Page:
The world's top-rated turf horse, Winx, returns to Royal Randwick Aug. 19 in the Bob Ingham Warwick Stakes (G2) with the expectation that consecutive win No. 18 is just a formality.
"The nerves are starting to kick in," said part owner Debbie Kepitis. "She is our wonderful Winx, but you have seen they can be beaten. We don't want to think about that."
For Winx that bitter taste of defeat hasn't happened since the Seven News Australian Oaks (G1) as a 3-year-old in April of 2015. Since then, she has won 17 consecutive races, most by wide margins and many unextended, with a dozen of them at group 1 level.
The daughter of Street Cry has become a star beyond the track in Australia and has taken Kepitis, along with fellow owners Peter Tighe and Richard Treweeke, on an amazing ride.
Kepitis now has the best horse her family has owned, even if the 21 wins compiled by Winx doesn't match the winning record of Australian Horse of the Year Lonhro (26-3-2 from 35 starts), who went on to great success as a stallion.
Kepitis is from the Ingham family who developed the Woodlands racing empire and Crown Lodge stables, which were sold to Darley in 2008 and is the base of the Godolphin operation in Australia.
Her father's name is part of the title for Saturday's group 2, a race that was held at Warwick Farm, where their stables were based, before it moved to Randwick in 2014.
"I know she has won 12 group 1s, but this would be like winning another one for me, because of dad's name being associated with the race," Kepitis said. "I cried when I found out they had named it after him."
Winx is ready for a spring preparation, which will target a third Cox Plate (G1), a feat only achieved by Kingston Town in the 1980s. She will start her preparation in Sydney and step up in trip to the 2,040-meter (about 10-furlong) distance.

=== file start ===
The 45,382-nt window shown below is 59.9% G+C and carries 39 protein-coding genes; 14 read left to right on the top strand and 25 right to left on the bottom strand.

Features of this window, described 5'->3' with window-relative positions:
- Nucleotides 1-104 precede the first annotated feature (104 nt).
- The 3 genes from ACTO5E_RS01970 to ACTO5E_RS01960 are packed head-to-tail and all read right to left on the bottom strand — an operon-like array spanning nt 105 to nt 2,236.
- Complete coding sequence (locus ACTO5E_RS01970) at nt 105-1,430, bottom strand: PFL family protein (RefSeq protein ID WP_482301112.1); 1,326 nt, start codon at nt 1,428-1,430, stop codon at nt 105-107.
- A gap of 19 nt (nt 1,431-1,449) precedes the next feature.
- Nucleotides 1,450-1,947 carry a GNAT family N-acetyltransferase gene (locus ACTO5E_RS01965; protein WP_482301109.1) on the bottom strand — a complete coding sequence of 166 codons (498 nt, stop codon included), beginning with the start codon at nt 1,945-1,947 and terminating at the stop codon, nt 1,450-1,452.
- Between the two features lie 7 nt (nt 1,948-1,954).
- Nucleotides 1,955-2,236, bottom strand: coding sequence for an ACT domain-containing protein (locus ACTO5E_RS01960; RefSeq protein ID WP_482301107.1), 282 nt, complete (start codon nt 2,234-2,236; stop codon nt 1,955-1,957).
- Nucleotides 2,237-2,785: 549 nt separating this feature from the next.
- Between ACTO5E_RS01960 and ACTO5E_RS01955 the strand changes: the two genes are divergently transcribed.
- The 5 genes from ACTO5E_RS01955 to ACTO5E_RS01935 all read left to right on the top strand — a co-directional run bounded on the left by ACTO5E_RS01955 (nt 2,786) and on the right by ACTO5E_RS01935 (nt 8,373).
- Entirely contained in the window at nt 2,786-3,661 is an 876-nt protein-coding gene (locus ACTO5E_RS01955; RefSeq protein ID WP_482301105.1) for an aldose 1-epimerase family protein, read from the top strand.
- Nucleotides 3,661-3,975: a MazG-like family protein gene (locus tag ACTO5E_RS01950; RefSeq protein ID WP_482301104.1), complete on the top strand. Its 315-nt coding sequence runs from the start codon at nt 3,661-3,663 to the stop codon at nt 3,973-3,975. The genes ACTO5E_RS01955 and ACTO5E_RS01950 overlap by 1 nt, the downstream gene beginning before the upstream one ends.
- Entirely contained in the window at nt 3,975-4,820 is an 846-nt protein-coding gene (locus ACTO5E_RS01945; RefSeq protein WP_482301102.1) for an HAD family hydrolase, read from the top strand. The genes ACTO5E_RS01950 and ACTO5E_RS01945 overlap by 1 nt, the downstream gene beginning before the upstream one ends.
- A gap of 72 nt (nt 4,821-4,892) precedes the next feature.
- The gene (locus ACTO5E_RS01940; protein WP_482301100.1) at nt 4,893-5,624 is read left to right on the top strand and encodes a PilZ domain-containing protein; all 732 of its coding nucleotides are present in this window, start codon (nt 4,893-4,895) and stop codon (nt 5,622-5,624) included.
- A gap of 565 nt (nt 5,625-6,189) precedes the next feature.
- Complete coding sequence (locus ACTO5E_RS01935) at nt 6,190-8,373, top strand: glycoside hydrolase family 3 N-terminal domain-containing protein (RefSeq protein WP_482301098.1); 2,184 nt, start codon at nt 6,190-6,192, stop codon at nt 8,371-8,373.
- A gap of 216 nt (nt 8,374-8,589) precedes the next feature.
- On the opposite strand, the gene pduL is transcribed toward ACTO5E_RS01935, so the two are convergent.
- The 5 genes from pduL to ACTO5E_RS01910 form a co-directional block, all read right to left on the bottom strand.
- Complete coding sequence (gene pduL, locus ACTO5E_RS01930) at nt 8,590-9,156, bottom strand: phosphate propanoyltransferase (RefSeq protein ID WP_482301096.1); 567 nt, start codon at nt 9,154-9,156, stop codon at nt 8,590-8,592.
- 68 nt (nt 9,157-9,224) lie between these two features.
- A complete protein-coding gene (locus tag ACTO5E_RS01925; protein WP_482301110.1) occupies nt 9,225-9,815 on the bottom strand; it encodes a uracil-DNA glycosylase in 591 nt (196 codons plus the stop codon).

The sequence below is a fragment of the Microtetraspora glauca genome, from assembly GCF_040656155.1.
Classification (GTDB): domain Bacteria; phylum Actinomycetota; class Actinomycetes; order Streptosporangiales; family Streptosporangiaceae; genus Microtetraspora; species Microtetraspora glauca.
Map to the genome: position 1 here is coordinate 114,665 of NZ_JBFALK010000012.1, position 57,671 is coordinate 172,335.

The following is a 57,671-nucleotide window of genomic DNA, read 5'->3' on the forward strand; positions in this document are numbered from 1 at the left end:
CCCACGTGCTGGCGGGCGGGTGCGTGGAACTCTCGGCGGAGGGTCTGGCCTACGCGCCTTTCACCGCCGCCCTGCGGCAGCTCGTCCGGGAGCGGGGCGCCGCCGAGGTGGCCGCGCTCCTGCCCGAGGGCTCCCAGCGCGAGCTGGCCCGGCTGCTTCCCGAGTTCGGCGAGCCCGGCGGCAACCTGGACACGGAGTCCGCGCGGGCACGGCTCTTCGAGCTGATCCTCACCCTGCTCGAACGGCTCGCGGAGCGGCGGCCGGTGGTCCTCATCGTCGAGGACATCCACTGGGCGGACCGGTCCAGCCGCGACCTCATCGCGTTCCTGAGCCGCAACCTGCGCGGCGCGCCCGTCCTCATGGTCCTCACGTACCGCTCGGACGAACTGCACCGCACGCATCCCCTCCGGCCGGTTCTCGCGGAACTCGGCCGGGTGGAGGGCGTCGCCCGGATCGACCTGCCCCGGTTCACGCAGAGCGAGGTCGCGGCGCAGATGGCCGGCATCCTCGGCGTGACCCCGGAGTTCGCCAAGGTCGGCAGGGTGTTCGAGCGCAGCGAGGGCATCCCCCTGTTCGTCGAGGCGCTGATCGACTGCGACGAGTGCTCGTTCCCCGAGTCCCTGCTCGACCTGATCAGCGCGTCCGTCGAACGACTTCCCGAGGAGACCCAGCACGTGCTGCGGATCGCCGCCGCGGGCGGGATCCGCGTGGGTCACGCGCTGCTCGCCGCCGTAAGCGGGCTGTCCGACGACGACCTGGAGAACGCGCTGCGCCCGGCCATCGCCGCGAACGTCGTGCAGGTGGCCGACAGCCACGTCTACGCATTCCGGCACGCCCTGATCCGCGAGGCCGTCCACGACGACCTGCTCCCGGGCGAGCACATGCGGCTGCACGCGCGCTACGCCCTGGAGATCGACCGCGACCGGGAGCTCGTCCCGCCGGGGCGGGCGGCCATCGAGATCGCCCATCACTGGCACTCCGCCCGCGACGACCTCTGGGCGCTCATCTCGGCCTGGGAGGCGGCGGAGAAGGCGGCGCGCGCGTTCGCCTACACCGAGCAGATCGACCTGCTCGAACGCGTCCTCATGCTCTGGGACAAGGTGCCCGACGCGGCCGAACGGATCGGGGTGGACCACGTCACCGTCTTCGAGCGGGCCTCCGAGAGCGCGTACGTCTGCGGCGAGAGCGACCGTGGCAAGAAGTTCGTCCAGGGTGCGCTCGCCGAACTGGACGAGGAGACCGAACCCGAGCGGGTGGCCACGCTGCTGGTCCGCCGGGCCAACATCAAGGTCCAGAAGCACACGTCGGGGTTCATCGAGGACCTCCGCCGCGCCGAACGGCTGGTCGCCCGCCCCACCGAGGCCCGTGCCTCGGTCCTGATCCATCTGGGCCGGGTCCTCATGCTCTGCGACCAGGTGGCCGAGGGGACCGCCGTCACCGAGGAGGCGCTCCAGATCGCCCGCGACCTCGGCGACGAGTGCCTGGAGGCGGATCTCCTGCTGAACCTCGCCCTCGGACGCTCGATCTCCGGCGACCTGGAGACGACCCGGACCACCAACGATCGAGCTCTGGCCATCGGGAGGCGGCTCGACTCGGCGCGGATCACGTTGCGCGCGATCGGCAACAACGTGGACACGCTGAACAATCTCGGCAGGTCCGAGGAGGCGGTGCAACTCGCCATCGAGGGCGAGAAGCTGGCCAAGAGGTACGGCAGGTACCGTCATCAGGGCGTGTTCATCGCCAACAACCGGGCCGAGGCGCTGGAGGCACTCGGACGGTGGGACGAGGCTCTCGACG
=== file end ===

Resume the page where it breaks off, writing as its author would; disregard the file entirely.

Trainer Chris Waller said she has regained about eight kilos (17 pounds) she lost following her last win in the Longines Queen Elizabeth Stakes April 8.
"As a mature horse now, she has put on a bit of extra weight, but she has turned it into muscle and it looks to be an asset to her," Waller said. "It's not a matter of asking her to improve at this stage in her career. It's just a matter of maintaining her. ... She is just so different, and not knowing what to expect (shows you) how good she is. She does things you don't see happen in my experience."
Winx was honored with New South Wales Horse of the Year as well as champion miler and middle distance horse Aug. 17, but it is her performance on the track that matters most.
Her returning run is often rated up with the best of her campaign and jockey Hugh Bowman has felt a spring in her step.
"Usually at this stage she is very calm and relaxed, taking everything in her stride, and it's not until we get to the business end of the campaign that she starts to feel as enthusiastic as she did this morning," Bowman said. "It's interesting that she is more on the ball at this stage of the preparation. She knows what she is here for and has been through the process a few times now, but it's exciting to have her so bubbly at this stage."